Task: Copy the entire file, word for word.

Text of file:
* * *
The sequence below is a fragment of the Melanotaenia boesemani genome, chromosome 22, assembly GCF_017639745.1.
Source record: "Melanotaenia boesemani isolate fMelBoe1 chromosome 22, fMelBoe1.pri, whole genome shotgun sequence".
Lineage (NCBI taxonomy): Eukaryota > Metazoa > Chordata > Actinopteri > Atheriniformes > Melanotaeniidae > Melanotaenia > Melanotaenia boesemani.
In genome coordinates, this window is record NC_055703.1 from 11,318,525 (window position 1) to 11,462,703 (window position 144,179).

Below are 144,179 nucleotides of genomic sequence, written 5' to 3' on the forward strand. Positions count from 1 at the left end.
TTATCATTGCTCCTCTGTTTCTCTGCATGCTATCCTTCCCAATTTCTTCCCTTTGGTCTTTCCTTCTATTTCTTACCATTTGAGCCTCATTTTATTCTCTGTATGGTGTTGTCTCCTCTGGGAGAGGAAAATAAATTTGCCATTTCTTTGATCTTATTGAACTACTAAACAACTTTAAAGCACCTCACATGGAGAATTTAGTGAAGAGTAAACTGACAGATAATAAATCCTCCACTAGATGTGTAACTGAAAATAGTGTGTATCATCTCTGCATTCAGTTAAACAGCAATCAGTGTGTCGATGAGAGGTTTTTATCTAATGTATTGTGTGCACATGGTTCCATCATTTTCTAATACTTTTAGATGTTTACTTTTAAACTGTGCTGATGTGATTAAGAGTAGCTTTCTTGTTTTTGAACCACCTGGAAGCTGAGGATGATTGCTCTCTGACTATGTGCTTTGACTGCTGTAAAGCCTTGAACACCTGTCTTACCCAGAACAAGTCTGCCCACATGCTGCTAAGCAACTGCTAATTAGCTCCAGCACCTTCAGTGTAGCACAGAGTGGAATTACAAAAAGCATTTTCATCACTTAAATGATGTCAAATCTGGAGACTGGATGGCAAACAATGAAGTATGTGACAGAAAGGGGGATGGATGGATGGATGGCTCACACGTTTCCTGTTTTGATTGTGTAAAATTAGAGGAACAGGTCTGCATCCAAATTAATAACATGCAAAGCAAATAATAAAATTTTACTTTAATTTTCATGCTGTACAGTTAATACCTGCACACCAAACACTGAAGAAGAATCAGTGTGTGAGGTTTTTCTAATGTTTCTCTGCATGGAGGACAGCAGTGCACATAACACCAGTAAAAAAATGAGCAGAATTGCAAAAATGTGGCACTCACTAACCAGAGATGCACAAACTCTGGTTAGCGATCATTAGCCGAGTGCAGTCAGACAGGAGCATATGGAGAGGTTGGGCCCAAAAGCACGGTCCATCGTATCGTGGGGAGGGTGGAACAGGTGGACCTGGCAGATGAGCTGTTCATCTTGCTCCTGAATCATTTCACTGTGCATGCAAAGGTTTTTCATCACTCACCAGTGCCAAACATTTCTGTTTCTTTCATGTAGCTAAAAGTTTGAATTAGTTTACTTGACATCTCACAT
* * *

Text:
The sequence below is a fragment of the Melanotaenia boesemani genome, chromosome 22, assembly GCF_017639745.1.
Source record: "Melanotaenia boesemani isolate fMelBoe1 chromosome 22, fMelBoe1.pri, whole genome shotgun sequence".
Lineage (NCBI taxonomy): Eukaryota > Metazoa > Chordata > Actinopteri > Atheriniformes > Melanotaeniidae > Melanotaenia > Melanotaenia boesemani.
In genome coordinates, this window is record NC_055703.1 from 11,318,525 (window position 1) to 11,462,703 (window position 144,179).

Below are 144,179 nucleotides of genomic sequence, written 5' to 3' on the forward strand. Positions count from 1 at the left end.
TTATCATTGCTCCTCTGTTTCTCTGCATGCTATCCTTCCCAATTTCTTCCCTTTGGTCTTTCCTTCTATTTCTTACCATTTGAGCCTCATTTTATTCTCTGTATGGTGTTGTCTCCTCTGGGAGAGGAAAATAAATTTGCCATTTCTTTGATCTTATTGAACTACTAAACAACTTTAAAGCACCTCACATGGAGAATTTAGTGAAGAGTAAACTGACAGATAATAAATCCTCCACTAGATGTGTAACTGAAAATAGTGTGTATCATCTCTGCATTCAGTTAAACAGCAATCAGTGTGTCGATGAGAGGTTTTTATCTAATGTATTGTGTGCACATGGTTCCATCATTTTCTAATACTTTTAGATGTTTACTTTTAAACTGTGCTGATGTGATTAAGAGTAGCTTTCTTGTTTTTGAACCACCTGGAAGCTGAGGATGATTGCTCTCTGACTATGTGCTTTGACTGCTGTAAAGCCTTGAACACCTGTCTTACCCAGAACAAGTCTGCCCACATGCTGCTAAGCAACTGCTAATTAGCTCCAGCACCTTCAGTGTAGCACAGAGTGGAATTACAAAAAGCATTTTCATCACTTAAATGATGTCAAATCTGGAGACTGGATGGCAAACAATGAAGTATGTGACAGAAAGGGGGATGGATGGATGGATGGCTCACACGTTTCCTGTTTTGATTGTGTAAAATTAGAGGAACAGGTCTGCATCCAAATTAATAACATGCAAAGCAAATAATAAAATTTTACTTTAATTTTCATGCTGTACAGTTAATACCTGCACACCAAACACTGAAGAAGAATCAGTGTGTGAGGTTTTTCTAATGTTTCTCTGCATGGAGGACAGCAGTGCACATAACACCAGTAAAAAAATGAGCAGAATTGCAAAAATGTGGCACTCACTAACCAGAGATGCACAAACTCTGGTTAGCGATCATTAGCCGAGTGCAGTCAGACAGGAGCATATGGAGAGGTTGGGCCCAAAAGCACGGTCCATCGTATCGTGGGGAGGGTGGAACAGGTGGACCTGGCAGATGAGCTGTTCATCTTGCTCCTGAATCATTTCACTGTGCATGCAAAGGTTTTTCATCACTCACCAGTGCCAAACATTTCTGTTTCTTTCATGTAGCTAAAAGTTTGAATTAGTTTACTTGACATCTCACAT